As for the batteries I always tend to sway away from AGM or Lithium batteries because of the sealed nature. You have to remember my batteries are in service 24 hours a day and 7 days a week. Not like a RV that you park and not live in daily. I still to this day do equalize charging and top of my electrolytes. Being my batter to replace all eight is roughly 4,800 to 5,200 dollars on today market. I've got 820 amp hours worth of batteries at 24 Volts.

 

This system runs 24 hours and 7 days a week. Constantly charging and discharging supplying the house with power daily. These battery are TRUE deep cycle batteries designed for home power centers. For those that are "weekend warriors" can't compare usage being this system NEVER shuts down. This system power everything in the house except - heat pump & A/C, drier, stove and oven. Loads are too big for my small 4kW inverter.

 

DSCF5178.JPG

This system has been running for 24 years now powering my house daily!

 

Matter of fact just last week I just topped off with distilled water and ran a 2 hour equalize charge and she is ready for the next month of power outages and burn outs. Average power outage here is 12 to 24 hours. Longest was 17 days. So for battery supplied RV or homes I do have this all dialed in...

 

 

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Mike I used to get Trojan 6 volt batteries for 125 each. They can't be that much mike.

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2 hours ago, Mopar1973Man said:

I paid $4,800.00 for eight 6V batteries. These are not the small one each battery is roughly 125 pounds.

 

image.png

Now I see says the blind man....:thumb1:

 

$4800 would pay for about 3 years of my PGE electric bill with cutting and splitten' wood every year. I only need about 2.5 to 3 cords each year. I built my home going overboard on insulation and modified my wood stove to pour out the heat like the old ones did back in the day. With your solar system your getting 10-11 years on that same money which is cool. It's a lot colder there than out on the wet side too.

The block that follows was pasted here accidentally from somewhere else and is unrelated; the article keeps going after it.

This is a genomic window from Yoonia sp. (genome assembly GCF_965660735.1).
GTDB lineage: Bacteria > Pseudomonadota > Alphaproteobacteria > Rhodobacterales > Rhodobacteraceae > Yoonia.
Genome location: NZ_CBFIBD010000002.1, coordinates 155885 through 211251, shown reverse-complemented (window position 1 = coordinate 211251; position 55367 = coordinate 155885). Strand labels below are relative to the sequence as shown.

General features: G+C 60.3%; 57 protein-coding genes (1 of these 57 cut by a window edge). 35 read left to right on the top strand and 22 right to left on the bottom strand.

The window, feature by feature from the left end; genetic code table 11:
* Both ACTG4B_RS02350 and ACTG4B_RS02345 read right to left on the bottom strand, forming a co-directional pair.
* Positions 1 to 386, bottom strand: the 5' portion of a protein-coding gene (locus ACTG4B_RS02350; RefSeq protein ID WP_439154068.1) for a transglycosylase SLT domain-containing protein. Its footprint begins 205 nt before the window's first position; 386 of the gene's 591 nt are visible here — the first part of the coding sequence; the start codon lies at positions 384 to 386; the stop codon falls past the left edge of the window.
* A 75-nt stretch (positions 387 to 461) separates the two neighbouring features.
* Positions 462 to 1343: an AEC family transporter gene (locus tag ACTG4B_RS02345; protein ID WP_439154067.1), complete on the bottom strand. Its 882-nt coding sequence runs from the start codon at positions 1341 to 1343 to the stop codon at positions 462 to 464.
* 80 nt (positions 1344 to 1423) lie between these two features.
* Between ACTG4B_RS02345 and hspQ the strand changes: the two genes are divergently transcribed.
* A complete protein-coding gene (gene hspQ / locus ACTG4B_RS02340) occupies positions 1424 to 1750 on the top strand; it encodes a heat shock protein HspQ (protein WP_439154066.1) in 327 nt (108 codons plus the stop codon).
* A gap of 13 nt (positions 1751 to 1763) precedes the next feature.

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Still in all the quiet power is always welcome being I've been living off a battery power house for 24 years now. I can say that for sure nothing wrong with good old lead acid batteries. After killing my first set at about 12 to 13 years I learn never ignore the electrolyte level. I ran at least 1 cell on every battery low enough to expose some of the plate material and ruined the batteries in a short order. It really does help to have exact charging voltages and how to properly charge them. What is the max discharge voltage allowed etc. All these values are now programmed into the Inverter and it continues to charge and discharge those batteries daily. 

 

Solar wise those are eight 50 watt panels. Eventually I would like to upgrade them to a bigger set of 1,500 watts or more. That would do so much better in the winter time with the short amount of daylight. Still in all even the way I built the system its still a great fall back power source. 

 

Back to the batteries... The simple fact I can equalize charge and pull the sulphation back into the plates and change it back to lead is priceless. This is something a AGM battery can't do. Being that both AGM and Lithium batteries are sealed they can never be equalize charged. Being I've got lead acid batteries in the truck I can simple just pull the batteries and hook them up to the solar power bank and equalize them too as part of the solar bank. Hence my long life span on my truck batteries too. My last set I will admit I ran dead several times to 0.00 Volts (Lights left on in the cab) I mean dead so it shorten the last set to about 8 years and quit. I'm now on my 2nd set of Walmart batteries. 

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The charger in my camper has an equalize phase which I like. I'm really not ready to switch to Lithium Batteries as I did acquire some fear of them from the stories on fire even though weight is a large factor when carrying a truck camper.